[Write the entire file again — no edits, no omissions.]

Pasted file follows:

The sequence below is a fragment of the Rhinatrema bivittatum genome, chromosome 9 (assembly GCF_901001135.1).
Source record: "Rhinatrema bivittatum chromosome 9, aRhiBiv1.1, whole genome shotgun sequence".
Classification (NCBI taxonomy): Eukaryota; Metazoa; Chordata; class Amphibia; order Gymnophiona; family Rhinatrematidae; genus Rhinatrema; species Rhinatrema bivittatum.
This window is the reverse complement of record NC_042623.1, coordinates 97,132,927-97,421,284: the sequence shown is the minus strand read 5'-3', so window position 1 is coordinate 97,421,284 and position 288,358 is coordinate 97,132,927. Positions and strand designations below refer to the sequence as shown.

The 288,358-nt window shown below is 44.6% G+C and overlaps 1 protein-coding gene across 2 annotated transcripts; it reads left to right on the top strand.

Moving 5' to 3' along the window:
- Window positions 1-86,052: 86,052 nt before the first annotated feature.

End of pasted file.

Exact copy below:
The sequence below is a fragment of the Rhinatrema bivittatum genome, chromosome 9 (assembly GCF_901001135.1).
Source record: "Rhinatrema bivittatum chromosome 9, aRhiBiv1.1, whole genome shotgun sequence".
Classification (NCBI taxonomy): Eukaryota; Metazoa; Chordata; class Amphibia; order Gymnophiona; family Rhinatrematidae; genus Rhinatrema; species Rhinatrema bivittatum.
This window is the reverse complement of record NC_042623.1, coordinates 97,132,927-97,421,284: the sequence shown is the minus strand read 5'-3', so window position 1 is coordinate 97,421,284 and position 288,358 is coordinate 97,132,927. Positions and strand designations below refer to the sequence as shown.

The 288,358-nt window shown below is 44.6% G+C and overlaps 1 protein-coding gene across 2 annotated transcripts; it reads left to right on the top strand.

Moving 5' to 3' along the window:
- Window positions 1-86,052: 86,052 nt before the first annotated feature.